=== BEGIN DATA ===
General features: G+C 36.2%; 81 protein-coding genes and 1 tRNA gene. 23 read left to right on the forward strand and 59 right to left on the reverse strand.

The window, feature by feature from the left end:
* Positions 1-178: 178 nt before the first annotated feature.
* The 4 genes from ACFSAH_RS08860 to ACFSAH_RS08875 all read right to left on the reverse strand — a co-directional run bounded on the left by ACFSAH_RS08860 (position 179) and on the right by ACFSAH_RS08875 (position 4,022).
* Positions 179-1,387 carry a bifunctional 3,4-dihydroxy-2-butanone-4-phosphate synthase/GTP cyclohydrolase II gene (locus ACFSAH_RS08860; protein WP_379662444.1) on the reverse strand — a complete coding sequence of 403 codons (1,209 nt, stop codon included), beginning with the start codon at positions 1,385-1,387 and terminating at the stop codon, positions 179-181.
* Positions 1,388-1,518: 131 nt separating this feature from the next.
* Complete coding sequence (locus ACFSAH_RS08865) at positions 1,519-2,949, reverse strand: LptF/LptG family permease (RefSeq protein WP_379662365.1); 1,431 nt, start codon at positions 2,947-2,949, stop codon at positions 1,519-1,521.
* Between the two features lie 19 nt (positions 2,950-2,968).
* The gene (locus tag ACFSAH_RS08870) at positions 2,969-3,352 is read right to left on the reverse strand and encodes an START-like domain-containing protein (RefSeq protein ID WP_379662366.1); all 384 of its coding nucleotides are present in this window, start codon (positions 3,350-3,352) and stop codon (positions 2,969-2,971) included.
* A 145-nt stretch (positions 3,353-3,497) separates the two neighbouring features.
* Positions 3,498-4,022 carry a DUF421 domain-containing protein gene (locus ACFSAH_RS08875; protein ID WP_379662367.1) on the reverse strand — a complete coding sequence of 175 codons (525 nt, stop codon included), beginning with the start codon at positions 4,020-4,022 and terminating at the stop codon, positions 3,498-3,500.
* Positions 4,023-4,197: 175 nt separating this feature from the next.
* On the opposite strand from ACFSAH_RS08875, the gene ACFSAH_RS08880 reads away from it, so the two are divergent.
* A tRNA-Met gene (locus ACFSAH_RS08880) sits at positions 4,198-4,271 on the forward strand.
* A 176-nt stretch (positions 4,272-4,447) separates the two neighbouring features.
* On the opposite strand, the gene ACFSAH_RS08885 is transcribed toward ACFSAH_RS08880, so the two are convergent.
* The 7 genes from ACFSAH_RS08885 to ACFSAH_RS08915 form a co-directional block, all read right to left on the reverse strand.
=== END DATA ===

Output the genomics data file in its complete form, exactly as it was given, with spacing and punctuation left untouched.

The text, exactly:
General features: G+C 36.2%; 81 protein-coding genes and 1 tRNA gene. 23 read left to right on the forward strand and 59 right to left on the reverse strand.

The window, feature by feature from the left end:
* Positions 1-178: 178 nt before the first annotated feature.
* The 4 genes from ACFSAH_RS08860 to ACFSAH_RS08875 all read right to left on the reverse strand — a co-directional run bounded on the left by ACFSAH_RS08860 (position 179) and on the right by ACFSAH_RS08875 (position 4,022).
* Positions 179-1,387 carry a bifunctional 3,4-dihydroxy-2-butanone-4-phosphate synthase/GTP cyclohydrolase II gene (locus ACFSAH_RS08860; protein WP_379662444.1) on the reverse strand — a complete coding sequence of 403 codons (1,209 nt, stop codon included), beginning with the start codon at positions 1,385-1,387 and terminating at the stop codon, positions 179-181.
* Positions 1,388-1,518: 131 nt separating this feature from the next.
* Complete coding sequence (locus ACFSAH_RS08865) at positions 1,519-2,949, reverse strand: LptF/LptG family permease (RefSeq protein WP_379662365.1); 1,431 nt, start codon at positions 2,947-2,949, stop codon at positions 1,519-1,521.
* Between the two features lie 19 nt (positions 2,950-2,968).
* The gene (locus tag ACFSAH_RS08870) at positions 2,969-3,352 is read right to left on the reverse strand and encodes an START-like domain-containing protein (RefSeq protein ID WP_379662366.1); all 384 of its coding nucleotides are present in this window, start codon (positions 3,350-3,352) and stop codon (positions 2,969-2,971) included.
* A 145-nt stretch (positions 3,353-3,497) separates the two neighbouring features.
* Positions 3,498-4,022 carry a DUF421 domain-containing protein gene (locus ACFSAH_RS08875; protein ID WP_379662367.1) on the reverse strand — a complete coding sequence of 175 codons (525 nt, stop codon included), beginning with the start codon at positions 4,020-4,022 and terminating at the stop codon, positions 3,498-3,500.
* Positions 4,023-4,197: 175 nt separating this feature from the next.
* On the opposite strand from ACFSAH_RS08875, the gene ACFSAH_RS08880 reads away from it, so the two are divergent.
* A tRNA-Met gene (locus ACFSAH_RS08880) sits at positions 4,198-4,271 on the forward strand.
* A 176-nt stretch (positions 4,272-4,447) separates the two neighbouring features.
* On the opposite strand, the gene ACFSAH_RS08885 is transcribed toward ACFSAH_RS08880, so the two are convergent.
* The 7 genes from ACFSAH_RS08885 to ACFSAH_RS08915 form a co-directional block, all read right to left on the reverse strand.